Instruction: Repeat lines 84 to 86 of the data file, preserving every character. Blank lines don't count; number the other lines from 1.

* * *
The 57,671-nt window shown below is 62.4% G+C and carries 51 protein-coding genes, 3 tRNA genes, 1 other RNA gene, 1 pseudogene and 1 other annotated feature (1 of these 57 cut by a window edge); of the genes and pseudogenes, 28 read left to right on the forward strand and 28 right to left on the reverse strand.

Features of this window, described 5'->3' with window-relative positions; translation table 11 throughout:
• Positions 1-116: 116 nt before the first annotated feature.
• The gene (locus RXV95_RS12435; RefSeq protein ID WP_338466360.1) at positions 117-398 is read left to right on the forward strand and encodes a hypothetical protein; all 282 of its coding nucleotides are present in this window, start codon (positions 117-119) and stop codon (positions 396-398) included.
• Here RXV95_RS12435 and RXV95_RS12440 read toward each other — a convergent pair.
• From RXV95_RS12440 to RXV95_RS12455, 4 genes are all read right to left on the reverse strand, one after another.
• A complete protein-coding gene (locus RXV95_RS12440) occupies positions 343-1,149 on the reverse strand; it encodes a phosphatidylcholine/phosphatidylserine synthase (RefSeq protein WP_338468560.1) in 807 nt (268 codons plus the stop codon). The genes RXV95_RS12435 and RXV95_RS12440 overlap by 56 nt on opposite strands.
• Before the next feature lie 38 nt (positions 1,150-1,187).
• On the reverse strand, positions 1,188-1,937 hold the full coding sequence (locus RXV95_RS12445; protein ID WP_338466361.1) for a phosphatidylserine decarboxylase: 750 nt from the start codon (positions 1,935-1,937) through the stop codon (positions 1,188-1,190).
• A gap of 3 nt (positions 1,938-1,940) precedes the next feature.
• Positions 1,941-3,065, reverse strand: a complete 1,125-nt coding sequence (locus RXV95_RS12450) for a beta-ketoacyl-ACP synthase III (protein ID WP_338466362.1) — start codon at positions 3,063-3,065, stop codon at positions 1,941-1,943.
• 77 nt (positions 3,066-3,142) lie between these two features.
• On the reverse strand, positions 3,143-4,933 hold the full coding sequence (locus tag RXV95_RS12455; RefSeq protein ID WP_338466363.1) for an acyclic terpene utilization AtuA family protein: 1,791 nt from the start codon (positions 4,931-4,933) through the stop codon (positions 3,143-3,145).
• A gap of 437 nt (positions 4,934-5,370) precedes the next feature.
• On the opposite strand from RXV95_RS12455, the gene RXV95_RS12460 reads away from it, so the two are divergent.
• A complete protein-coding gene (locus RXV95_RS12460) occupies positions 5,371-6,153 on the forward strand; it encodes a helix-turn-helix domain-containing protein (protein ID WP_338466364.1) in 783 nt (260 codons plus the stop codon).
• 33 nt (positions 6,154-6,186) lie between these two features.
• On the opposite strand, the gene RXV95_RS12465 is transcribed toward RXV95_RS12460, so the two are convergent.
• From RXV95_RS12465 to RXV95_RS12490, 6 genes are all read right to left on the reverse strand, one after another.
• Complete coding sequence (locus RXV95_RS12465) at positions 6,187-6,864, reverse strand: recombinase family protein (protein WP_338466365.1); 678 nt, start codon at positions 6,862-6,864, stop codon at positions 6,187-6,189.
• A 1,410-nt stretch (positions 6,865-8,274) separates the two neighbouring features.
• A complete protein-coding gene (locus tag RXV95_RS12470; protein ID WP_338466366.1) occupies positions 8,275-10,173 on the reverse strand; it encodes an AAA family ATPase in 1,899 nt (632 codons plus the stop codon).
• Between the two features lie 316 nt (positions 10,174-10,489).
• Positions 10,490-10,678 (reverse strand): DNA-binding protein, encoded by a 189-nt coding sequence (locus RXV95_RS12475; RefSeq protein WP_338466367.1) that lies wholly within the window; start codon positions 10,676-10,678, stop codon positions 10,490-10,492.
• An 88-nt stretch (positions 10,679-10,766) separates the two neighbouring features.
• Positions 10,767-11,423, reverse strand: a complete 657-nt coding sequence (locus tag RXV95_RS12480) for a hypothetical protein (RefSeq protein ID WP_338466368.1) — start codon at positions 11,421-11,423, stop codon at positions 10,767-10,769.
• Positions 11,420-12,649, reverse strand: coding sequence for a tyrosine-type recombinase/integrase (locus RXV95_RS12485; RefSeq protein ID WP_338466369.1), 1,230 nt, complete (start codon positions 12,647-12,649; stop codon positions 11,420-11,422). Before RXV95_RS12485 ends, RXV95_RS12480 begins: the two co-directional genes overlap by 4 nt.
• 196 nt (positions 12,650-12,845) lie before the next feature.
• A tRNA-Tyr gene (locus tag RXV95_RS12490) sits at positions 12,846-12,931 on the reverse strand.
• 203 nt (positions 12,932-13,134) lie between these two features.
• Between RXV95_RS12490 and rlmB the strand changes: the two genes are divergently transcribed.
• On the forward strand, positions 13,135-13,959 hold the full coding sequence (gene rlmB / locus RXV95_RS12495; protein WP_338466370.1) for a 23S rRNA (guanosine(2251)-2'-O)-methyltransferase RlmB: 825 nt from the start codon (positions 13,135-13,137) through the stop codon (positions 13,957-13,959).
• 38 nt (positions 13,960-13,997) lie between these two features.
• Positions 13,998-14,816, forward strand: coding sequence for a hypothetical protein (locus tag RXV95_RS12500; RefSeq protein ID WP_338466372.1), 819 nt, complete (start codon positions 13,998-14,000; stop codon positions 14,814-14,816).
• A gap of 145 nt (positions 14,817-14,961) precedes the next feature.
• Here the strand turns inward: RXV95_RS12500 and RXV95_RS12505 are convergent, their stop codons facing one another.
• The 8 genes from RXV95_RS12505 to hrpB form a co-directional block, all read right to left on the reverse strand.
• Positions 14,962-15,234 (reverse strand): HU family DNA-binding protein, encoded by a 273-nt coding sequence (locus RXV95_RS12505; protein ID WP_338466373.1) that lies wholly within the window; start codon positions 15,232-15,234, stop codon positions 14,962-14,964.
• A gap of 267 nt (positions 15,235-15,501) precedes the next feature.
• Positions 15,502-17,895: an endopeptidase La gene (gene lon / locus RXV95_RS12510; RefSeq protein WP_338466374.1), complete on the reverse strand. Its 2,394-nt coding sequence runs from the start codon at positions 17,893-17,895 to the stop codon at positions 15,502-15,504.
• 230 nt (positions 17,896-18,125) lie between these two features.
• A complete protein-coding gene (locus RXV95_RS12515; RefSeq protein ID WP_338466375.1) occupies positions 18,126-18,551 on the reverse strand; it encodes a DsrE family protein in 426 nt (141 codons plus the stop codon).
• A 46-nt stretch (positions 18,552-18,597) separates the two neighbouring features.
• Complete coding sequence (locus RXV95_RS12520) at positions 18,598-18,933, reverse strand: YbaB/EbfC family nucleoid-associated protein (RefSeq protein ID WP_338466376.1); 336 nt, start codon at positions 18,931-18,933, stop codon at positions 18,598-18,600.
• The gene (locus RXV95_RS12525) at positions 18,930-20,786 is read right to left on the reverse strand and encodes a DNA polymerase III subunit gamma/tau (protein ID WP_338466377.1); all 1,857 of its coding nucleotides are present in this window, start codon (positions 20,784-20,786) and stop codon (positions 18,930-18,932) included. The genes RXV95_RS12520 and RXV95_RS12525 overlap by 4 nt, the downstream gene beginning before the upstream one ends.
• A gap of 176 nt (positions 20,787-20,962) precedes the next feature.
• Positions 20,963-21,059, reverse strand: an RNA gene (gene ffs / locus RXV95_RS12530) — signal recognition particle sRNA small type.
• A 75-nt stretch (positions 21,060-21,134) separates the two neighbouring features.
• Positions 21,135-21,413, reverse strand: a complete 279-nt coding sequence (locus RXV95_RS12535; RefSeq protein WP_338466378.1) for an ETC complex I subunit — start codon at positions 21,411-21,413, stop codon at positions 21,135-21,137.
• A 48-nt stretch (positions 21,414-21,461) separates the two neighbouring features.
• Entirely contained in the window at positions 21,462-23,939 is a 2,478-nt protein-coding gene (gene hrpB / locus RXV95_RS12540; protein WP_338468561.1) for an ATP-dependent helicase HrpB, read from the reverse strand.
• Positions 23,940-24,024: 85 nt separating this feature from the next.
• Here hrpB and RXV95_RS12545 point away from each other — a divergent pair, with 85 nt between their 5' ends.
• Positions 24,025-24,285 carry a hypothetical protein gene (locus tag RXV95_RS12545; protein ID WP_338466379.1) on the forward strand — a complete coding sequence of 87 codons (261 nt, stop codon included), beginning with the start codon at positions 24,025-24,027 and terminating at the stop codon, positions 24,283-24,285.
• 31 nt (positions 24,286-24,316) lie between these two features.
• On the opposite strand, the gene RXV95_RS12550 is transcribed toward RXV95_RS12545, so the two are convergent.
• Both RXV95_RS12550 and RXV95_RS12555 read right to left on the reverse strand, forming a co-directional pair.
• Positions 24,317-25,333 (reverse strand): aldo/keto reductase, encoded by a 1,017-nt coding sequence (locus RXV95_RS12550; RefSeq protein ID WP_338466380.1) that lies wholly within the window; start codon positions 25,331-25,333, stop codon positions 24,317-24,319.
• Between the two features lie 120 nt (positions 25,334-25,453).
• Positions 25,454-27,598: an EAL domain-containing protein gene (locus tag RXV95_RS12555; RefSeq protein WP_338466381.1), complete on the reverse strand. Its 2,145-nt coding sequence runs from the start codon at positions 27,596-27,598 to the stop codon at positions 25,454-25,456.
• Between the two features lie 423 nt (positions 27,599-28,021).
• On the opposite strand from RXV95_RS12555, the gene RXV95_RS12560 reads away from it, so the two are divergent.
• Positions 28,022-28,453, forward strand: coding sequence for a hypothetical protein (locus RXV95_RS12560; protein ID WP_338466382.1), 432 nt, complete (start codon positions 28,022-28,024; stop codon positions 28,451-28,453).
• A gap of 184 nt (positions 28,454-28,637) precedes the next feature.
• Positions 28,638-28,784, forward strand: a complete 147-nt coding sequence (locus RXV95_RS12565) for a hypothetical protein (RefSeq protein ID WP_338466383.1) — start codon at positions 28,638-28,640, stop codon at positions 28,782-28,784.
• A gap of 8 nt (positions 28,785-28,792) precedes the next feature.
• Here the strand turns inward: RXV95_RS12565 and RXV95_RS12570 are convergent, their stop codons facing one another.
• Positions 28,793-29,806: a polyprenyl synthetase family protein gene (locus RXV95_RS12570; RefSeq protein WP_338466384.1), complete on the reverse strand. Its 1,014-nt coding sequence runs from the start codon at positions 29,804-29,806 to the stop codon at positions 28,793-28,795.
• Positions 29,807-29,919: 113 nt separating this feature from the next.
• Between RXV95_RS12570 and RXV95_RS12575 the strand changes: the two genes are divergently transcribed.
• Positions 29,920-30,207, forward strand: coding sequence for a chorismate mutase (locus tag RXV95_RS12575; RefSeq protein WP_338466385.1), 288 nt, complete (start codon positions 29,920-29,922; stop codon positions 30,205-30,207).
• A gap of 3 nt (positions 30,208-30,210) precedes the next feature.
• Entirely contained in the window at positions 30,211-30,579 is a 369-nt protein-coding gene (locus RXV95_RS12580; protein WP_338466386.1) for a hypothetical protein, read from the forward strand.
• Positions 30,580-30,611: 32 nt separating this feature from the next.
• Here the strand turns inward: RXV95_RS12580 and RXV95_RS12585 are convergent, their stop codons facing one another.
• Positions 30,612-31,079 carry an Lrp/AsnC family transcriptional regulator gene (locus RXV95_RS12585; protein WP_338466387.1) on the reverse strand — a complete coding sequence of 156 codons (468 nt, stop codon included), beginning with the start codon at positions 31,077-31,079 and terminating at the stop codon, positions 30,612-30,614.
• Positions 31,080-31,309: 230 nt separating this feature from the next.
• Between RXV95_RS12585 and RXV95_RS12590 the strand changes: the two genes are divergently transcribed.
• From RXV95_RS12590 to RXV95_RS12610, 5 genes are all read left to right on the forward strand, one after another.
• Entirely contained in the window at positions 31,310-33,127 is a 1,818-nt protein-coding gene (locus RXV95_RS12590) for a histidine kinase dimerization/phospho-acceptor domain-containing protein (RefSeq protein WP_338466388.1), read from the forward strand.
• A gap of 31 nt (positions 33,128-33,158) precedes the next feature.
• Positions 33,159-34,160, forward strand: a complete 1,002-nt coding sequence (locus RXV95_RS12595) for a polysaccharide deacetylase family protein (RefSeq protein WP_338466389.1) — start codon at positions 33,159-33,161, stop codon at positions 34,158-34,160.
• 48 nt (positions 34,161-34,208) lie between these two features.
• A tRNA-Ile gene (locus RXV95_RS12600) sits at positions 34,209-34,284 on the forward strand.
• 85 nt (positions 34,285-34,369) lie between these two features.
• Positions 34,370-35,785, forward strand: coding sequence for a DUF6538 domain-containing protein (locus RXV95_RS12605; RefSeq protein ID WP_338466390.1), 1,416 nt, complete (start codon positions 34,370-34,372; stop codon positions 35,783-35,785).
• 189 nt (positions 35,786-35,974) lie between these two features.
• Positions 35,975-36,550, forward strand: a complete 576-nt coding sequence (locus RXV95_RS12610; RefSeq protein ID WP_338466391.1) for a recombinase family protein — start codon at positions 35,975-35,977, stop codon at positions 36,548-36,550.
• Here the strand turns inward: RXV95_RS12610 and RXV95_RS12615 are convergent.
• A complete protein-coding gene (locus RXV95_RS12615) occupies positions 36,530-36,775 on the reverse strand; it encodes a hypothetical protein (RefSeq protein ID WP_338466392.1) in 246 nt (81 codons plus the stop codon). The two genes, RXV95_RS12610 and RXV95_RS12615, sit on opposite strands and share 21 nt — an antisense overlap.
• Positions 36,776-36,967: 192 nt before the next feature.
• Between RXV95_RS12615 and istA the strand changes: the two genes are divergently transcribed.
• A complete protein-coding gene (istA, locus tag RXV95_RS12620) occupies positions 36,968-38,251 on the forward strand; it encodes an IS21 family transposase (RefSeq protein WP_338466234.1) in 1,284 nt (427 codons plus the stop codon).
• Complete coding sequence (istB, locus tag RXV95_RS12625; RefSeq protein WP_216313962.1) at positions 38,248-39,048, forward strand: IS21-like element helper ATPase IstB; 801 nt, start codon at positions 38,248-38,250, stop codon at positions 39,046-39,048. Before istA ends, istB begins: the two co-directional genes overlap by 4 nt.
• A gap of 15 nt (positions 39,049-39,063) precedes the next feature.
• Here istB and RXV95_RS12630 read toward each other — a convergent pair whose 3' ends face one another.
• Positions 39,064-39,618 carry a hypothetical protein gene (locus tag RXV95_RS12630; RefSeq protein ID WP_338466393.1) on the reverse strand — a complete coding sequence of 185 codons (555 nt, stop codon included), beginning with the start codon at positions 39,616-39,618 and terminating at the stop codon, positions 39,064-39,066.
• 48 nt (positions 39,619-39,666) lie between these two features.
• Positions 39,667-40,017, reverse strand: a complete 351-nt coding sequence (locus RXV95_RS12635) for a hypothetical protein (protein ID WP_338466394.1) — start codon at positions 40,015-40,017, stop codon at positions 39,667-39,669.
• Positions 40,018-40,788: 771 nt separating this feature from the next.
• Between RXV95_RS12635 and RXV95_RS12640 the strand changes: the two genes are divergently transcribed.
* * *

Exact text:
• A tRNA-Ile gene (locus RXV95_RS12600) sits at positions 34,209-34,284 on the forward strand.
• 85 nt (positions 34,285-34,369) lie between these two features.
• Positions 34,370-35,785, forward strand: coding sequence for a DUF6538 domain-containing protein (locus RXV95_RS12605; RefSeq protein ID WP_338466390.1), 1,416 nt, complete (start codon positions 34,370-34,372; stop codon positions 35,783-35,785).